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Mediterranean/Greek style cruising. Are we in NZ missing out?


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11 hours ago, Black Panther said:

I thought a rib fill of ice cream in the BoI over summer would be a good business. 

If in a couple years you see a Pogo called Firefly in your bay with a flag saying "Flat Whites", you'll know to pop over in the morning...

7 hours ago, Steve Pope said:

I think you have to understand Greek culture, Greeks tend to promenade in the evening, often ending up at a / the local Taverna for a late meal around 9 / 10 o/clock. During the day the same Taverna feeds locals / workers with very reasonably priced tucker. No noveau quisine. Would be hard to find in NZ as most restaurants want to cater to the upper end of society. Ie those with lots of dough or expense accounts. 
NZ is in reality a low wage economy that would do well with copying the Greek way, just need a couple of million Greeks.

 

Yeah I think it's a combination of a lot of factors, a number of which you list here, along with weather (as Darkside mentioned).

In the Med it's HOT, and it stays that way late into the evening - meals are eaten late, because it's simply too hot to have a decent meal at 18-20.
The weather is pretty settled over the summer. There is the Meltimi, but it's all wind no rain, and it comes from one Quadrant - predictable, the odd Medicane, and y'all better hunker down.  In NZ, as soon as it gets to 7-8pm it gets cold (relatively speaking; What's it like in the Sounds?) so we don't all hangout etc. until later in the evening.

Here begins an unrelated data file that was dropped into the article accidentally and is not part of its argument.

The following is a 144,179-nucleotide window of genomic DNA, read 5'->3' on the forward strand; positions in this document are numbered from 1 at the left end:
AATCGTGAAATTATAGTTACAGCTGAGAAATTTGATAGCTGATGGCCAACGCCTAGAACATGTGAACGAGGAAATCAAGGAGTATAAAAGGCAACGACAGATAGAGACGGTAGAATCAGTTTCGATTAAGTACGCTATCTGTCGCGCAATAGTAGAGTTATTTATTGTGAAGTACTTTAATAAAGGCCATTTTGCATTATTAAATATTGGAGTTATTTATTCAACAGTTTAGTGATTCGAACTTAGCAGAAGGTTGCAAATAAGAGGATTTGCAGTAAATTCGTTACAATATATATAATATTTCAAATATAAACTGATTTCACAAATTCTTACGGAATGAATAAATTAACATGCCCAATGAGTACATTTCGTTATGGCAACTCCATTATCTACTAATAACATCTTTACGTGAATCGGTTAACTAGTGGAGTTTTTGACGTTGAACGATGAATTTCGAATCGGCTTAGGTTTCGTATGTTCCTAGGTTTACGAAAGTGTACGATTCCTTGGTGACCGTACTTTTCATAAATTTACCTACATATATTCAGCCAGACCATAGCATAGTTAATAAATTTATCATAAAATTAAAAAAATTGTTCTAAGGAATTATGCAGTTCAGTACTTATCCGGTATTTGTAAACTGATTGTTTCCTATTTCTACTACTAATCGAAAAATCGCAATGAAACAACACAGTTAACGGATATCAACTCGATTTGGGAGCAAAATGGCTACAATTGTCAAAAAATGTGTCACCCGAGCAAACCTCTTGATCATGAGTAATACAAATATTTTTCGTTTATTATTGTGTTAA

NZ is, as you say, a low wage place, and the restaurants are high price, not catering to a reasonable lunch set, etc. In the evening, your options are takeaways or a restaurant most can't afford. 

The place I reference in Greece charged us €69 for a 14 course feast (incl. wine) for 5 adults. We were horrified and tipped accordingly, but of course the locals have bugger all cash compared to the middle class sailing guests from Germany. Here in Zurich, Switzerland I can pay 22 bucks for a 3 course sit down lunch at a reasonable restuarant; Salad and bread, Saltimbocca mit spuds, + desert - it's very common to go out to for lunch, and there's even a box on your tax return where you include your lunch costs. In Italy, it would cost considerably less, and it's a damn sight better than a sliced whitebread egg sandwich or a chicken roll.

1600x1200_saltimbocca-alla-romana-mit-ro

But back on topic, let's say you were skipper for a charter crew in AKL, you want to show them the gulf for a week. What's your route assuming you want to try to minimise cooking on the boat. Two routes? One being money no object, the other being, 30 bucks a night per person for meals...?

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Marlborough sounds. Lochmara, furneax, punga Lodges all do this.